Biocontrol Agents

Dicyphus hesperus

General Information

Much of the information below comes from the research1 of Dr. David Gillespie (Agriculture and Agri-Food Canada) and his team in British Columbia, Canada. It should be noted that as of June 2011, Dicyphus cultures are not being produced by any of the major biocontrol producers, although small cultures are being maintained privately in British Columbia and Quebec for local use. Dicyphus was developed as a biocontrol agent in North America to fill a similar role to that occupied by the predator Macrolophus in Europe. Macrolophus is not native in North America and is not allowed to be imported.

Dicyphus is a predatory bug with piercing/sucking mouth-parts. These bugs are generalist feeders but they appear to have a preference for whiteflies and mites. They have also been observed feeding on moth eggs and potato psyllids, but no trials have been done to assess whether they will provide control of other pests. Dicyphus is omnivorous, feeding on both plants and animals.


Adults are about 6 mm long, initially green and then later on, blackish with mottled semi-transparent, cream-coloured wings, and banded antennae (Figure 1A, 1B). They have red eyes, and an elongated shape similar to that of Macrolophus caliginosus.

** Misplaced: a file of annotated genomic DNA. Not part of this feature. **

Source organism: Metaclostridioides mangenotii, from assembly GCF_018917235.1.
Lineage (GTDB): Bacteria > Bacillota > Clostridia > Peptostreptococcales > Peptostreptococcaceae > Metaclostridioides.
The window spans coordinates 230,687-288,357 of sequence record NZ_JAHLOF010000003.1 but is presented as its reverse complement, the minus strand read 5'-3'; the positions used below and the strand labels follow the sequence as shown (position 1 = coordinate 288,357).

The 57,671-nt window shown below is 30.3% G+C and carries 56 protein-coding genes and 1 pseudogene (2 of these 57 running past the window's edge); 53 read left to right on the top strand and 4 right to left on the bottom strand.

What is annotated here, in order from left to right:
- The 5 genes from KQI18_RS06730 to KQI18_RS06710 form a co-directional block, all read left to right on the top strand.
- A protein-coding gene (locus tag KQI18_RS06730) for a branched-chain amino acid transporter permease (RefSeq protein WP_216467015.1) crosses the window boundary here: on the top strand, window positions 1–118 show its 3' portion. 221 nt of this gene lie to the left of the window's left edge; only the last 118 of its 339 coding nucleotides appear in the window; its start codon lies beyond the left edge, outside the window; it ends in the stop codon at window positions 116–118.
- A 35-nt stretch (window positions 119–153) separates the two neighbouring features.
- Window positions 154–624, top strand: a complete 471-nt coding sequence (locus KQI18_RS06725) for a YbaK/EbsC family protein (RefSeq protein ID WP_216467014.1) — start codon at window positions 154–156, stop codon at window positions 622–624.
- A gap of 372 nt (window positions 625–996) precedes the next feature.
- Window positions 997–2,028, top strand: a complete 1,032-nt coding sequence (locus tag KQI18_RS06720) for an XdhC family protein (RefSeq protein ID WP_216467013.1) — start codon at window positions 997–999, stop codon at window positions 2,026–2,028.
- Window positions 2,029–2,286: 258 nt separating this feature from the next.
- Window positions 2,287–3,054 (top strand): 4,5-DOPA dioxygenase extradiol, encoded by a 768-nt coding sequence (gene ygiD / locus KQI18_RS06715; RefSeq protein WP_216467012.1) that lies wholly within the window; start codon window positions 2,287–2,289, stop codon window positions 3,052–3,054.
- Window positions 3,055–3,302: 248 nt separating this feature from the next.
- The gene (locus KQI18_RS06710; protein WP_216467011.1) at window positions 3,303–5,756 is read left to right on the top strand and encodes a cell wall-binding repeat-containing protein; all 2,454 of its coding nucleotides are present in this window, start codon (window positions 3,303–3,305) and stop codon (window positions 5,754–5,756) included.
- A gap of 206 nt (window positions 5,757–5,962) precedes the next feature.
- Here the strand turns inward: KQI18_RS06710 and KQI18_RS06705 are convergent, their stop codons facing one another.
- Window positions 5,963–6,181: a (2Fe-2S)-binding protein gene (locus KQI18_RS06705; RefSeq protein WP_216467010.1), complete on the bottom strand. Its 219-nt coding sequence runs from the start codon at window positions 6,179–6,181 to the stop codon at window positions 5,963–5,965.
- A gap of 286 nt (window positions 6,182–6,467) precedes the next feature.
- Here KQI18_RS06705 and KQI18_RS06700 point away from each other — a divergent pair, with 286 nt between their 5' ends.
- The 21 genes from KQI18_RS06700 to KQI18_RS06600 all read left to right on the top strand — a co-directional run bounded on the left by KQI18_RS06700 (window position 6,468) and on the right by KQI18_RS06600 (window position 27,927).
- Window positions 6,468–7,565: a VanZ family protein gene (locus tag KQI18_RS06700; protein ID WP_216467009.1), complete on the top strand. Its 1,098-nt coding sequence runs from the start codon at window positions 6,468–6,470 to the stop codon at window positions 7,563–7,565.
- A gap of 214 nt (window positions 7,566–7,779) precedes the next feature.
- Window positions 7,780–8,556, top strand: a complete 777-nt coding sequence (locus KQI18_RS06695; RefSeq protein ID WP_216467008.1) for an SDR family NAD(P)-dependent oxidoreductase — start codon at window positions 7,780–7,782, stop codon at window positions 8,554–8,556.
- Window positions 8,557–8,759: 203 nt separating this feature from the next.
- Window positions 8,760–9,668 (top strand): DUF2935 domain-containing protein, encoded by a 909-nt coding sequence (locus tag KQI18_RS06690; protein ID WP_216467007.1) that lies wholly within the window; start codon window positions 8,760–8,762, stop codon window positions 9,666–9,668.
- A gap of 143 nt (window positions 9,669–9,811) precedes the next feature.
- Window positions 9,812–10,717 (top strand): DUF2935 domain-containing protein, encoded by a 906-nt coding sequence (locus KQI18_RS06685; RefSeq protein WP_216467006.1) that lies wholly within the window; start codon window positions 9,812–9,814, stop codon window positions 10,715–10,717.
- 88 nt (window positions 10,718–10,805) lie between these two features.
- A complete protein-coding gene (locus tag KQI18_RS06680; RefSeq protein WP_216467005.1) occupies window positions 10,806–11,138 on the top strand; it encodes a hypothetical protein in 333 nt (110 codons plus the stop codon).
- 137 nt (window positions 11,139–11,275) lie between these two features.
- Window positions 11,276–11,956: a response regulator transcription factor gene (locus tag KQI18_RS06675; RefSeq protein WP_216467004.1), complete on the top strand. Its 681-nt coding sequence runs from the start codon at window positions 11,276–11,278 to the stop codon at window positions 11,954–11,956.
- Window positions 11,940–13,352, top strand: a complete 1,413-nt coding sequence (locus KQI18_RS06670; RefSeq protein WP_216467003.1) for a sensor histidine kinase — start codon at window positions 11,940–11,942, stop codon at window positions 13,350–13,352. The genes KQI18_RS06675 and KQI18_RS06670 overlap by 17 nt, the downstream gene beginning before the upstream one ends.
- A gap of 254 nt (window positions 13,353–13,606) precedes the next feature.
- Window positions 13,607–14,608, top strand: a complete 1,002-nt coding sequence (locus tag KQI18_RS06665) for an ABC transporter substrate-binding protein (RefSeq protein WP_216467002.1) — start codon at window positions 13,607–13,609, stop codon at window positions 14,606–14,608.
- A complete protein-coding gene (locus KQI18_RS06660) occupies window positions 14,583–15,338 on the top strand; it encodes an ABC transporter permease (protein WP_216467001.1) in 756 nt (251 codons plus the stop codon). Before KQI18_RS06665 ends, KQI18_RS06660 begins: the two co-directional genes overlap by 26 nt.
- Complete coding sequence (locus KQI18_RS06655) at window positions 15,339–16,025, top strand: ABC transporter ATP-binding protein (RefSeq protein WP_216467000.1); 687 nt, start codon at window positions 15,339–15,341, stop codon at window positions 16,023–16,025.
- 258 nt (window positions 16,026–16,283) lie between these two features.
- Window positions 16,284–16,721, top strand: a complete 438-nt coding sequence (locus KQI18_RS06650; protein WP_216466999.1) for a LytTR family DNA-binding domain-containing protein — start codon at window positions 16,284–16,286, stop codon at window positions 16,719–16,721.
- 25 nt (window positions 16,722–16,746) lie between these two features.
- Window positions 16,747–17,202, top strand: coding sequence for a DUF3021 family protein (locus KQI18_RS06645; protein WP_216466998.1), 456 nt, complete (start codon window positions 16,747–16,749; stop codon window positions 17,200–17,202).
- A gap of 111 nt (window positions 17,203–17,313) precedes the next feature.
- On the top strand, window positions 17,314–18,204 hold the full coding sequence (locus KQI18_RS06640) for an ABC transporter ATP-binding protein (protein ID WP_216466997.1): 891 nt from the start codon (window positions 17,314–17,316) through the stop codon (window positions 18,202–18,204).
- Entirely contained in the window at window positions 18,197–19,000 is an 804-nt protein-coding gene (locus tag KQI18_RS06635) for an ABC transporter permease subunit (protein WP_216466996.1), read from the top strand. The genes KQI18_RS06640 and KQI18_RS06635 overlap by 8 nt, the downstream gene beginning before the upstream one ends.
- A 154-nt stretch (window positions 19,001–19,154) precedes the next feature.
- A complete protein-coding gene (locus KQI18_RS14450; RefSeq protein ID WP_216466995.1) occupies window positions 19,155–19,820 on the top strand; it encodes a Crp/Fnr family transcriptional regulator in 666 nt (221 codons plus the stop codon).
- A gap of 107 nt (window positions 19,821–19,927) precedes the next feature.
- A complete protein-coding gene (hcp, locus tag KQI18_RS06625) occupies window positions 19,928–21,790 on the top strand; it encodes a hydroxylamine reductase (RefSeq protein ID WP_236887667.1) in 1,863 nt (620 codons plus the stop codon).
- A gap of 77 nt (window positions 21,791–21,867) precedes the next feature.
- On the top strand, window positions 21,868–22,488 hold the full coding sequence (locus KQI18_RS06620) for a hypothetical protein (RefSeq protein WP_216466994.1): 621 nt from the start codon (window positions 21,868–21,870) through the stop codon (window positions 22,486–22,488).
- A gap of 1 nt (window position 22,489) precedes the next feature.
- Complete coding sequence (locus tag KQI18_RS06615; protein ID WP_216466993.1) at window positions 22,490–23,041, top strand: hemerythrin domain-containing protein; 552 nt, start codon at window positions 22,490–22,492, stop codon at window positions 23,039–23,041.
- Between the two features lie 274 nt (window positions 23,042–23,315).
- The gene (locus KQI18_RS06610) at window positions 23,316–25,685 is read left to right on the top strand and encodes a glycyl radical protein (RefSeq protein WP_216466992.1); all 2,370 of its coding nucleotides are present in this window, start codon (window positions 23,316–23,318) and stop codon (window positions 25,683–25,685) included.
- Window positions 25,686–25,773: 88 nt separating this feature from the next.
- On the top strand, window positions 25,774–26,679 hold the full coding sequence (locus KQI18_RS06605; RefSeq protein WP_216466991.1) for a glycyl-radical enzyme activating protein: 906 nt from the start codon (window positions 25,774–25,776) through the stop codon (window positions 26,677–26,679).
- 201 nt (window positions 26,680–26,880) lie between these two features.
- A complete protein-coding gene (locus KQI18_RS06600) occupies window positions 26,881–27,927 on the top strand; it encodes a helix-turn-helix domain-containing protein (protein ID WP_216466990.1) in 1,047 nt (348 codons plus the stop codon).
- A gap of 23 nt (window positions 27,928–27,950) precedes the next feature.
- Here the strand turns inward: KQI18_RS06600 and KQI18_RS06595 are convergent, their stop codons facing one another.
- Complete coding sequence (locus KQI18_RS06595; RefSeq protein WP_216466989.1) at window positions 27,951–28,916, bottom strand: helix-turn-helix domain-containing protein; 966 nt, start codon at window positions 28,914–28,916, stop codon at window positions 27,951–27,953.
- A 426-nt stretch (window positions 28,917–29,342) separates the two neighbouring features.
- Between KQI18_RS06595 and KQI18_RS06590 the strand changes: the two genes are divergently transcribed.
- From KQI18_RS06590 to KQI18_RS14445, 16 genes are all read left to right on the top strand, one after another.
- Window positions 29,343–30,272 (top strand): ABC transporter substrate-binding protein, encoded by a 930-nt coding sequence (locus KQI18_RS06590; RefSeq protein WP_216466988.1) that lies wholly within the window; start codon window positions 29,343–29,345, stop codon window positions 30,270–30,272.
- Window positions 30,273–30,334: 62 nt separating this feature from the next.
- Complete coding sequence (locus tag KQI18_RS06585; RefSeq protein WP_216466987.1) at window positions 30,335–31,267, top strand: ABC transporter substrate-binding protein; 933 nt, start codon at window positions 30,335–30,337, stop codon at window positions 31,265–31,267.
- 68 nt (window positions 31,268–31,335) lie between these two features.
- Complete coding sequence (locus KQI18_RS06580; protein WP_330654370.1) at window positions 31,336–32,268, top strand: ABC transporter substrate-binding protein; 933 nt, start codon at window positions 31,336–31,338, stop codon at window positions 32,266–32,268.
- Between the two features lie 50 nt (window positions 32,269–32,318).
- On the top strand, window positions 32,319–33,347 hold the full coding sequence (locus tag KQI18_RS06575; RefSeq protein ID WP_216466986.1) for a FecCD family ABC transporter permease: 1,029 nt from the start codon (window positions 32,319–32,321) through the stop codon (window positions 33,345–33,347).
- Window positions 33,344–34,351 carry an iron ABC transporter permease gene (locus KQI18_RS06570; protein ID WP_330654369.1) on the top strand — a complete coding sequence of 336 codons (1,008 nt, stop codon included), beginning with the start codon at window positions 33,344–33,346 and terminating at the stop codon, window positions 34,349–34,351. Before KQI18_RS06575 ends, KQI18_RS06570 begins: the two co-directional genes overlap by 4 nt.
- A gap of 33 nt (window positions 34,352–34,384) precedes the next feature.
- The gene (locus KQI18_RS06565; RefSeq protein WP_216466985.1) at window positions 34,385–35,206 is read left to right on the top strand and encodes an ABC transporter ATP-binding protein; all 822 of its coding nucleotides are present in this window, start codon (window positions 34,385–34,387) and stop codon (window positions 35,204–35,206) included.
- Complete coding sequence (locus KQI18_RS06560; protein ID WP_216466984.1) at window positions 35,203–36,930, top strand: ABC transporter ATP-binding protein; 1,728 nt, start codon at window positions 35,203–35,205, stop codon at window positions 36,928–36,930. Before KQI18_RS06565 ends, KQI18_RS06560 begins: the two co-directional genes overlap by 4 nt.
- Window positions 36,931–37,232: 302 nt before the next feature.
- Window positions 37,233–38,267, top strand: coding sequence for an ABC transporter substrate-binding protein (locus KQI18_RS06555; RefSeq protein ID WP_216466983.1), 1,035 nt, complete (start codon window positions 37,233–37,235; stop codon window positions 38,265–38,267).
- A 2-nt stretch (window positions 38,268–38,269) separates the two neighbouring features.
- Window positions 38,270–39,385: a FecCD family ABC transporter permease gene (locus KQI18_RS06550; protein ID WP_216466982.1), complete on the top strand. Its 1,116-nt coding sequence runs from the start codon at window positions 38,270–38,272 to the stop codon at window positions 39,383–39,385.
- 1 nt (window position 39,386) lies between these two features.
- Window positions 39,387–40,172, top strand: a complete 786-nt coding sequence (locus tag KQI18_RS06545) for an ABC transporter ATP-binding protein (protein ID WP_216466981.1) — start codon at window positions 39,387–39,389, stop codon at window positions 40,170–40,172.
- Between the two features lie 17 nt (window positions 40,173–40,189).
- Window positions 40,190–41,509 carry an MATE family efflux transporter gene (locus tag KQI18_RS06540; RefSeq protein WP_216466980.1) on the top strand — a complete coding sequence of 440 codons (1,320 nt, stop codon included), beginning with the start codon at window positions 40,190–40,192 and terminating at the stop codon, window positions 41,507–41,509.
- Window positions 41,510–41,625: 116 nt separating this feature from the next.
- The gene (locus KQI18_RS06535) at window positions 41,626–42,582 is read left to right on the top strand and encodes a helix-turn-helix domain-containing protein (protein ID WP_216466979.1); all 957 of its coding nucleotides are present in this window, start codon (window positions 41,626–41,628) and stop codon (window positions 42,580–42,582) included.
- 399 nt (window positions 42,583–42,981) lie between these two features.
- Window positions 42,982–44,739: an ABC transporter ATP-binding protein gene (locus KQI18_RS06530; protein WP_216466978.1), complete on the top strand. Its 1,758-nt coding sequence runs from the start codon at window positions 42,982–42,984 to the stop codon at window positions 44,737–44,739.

Nymphs are green and have red eyes with a red stripe behind the eyes.


The life cycle consists of the egg, which is embedded within plant tissue, 4 nymphal stages, and the adult male and female.

Dicyphus development from egg to adult takes 43 days at 19oC, 33.5 at 22 oC and approximately 25 days at 27oC. The number of eggs laid depends on environment including food source, temperature and day length, but in one study, females laid an average of 175 eggs over a 9 week life span.

All mobile stages are omnivorous and they must obtain water from plants to complete development and reproduce2.

Factors Affecting - GH Vegetables

Feeding damage can occur to tomato plants and fruits if food supply is low and Dicyphus numbers exceed about 100/plant. (Figure 3).

There is also the potential for damage to flower crops such as gerbera based on reports of damage by the predator Macrolophus in Europe4, which has a similar insect/plant diet. However, Dicyphus has not been widely used in gerbera in Canada, so there is little information available.


1Gillespie D.R., Sanchez A., McGregor R., Quiring D. 2001. Dicyphus hesperus: Life history, biology and application in tomato greenhouses. Technical Report #166. Agriculture and Agri-Food Canada.

2Gillespie D. R., McGregor R.R. 2000. The functions of plant feeding in the omnivorous predator Dicyphus Hesperus: Water places limits on predation. Ecol. Entomol. 25(4):380-386

3Lambert L., Chouffot T., Turcotte G., Lemieux M., Moreau, J. 2005. Biological control of greenhouse whitefly (Trialeurodes vaporariorum) on interplanted tomato crops with and without supplemental lighting using Dicyphus hesperus (Quebec, Canada). IOBC/wprs Bulletin, 28(1): 175-178.